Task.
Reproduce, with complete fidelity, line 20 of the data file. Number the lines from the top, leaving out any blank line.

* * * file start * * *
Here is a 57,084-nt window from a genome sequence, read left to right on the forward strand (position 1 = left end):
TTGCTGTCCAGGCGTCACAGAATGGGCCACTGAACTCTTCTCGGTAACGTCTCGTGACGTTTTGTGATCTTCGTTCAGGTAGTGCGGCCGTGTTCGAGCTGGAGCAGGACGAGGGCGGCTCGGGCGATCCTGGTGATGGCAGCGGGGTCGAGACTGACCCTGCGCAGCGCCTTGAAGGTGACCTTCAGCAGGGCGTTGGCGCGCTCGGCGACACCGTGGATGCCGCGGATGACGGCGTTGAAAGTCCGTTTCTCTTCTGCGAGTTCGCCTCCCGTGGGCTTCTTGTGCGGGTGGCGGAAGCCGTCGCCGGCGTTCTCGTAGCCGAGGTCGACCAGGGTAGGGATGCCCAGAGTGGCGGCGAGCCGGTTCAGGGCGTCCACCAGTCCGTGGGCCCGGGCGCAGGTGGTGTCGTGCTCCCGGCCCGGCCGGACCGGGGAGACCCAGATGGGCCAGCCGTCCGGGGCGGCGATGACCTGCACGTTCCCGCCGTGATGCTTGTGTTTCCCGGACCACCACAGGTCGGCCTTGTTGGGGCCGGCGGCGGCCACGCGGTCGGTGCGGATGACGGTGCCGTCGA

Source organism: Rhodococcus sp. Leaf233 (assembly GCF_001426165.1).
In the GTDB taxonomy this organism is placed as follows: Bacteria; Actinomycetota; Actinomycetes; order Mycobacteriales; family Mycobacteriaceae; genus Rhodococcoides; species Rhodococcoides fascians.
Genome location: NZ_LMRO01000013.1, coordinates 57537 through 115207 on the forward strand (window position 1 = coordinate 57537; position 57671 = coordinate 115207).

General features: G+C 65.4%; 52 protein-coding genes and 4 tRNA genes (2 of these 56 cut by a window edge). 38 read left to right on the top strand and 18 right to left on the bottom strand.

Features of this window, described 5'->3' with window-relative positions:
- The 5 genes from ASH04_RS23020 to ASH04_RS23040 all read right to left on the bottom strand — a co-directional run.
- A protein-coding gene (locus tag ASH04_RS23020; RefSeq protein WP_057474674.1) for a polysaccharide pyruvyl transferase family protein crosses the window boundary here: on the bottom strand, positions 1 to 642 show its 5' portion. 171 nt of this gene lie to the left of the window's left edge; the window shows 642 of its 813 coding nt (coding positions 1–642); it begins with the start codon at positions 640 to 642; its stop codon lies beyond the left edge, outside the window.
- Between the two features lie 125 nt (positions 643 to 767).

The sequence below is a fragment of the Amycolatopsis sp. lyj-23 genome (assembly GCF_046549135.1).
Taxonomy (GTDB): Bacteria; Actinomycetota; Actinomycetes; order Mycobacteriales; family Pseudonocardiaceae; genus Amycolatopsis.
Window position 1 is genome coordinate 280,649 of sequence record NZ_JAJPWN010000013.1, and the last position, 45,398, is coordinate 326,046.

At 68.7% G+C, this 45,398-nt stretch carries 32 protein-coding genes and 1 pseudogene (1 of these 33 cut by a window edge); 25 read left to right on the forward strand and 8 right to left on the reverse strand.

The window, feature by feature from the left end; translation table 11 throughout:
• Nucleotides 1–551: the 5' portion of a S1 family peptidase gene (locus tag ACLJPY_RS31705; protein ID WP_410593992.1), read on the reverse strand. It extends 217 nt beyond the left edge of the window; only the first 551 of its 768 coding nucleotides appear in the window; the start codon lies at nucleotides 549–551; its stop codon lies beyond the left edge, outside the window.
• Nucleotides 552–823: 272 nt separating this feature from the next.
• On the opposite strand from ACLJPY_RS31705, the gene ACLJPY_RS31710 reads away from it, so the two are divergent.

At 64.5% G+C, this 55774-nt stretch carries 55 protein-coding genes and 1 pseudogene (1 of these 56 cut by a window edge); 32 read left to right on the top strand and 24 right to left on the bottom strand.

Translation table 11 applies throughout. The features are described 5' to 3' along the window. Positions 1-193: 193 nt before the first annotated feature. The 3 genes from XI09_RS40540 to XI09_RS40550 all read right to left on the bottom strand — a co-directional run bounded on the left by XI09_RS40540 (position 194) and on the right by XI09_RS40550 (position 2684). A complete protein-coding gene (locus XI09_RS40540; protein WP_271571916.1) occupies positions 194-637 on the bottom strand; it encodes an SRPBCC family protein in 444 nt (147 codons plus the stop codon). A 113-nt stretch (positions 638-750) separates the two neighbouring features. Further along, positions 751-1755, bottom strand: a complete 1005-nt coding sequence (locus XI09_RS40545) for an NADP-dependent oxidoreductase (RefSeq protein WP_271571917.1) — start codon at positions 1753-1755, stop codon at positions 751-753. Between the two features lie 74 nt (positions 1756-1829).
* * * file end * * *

Translation table 11 applies throughout. The features are described 5' to 3' along the window. Positions 1-193: 193 nt before the first annotated feature. The 3 genes from XI09_RS40540 to XI09_RS40550 all read right to left on the bottom strand — a co-directional run bounded on the left by XI09_RS40540 (position 194) and on the right by XI09_RS40550 (position 2684). A complete protein-coding gene (locus XI09_RS40540; protein WP_271571916.1) occupies positions 194-637 on the bottom strand; it encodes an SRPBCC family protein in 444 nt (147 codons plus the stop codon). A 113-nt stretch (positions 638-750) separates the two neighbouring features. Further along, positions 751-1755, bottom strand: a complete 1005-nt coding sequence (locus XI09_RS40545) for an NADP-dependent oxidoreductase (RefSeq protein WP_271571917.1) — start codon at positions 1753-1755, stop codon at positions 751-753. Between the two features lie 74 nt (positions 1756-1829).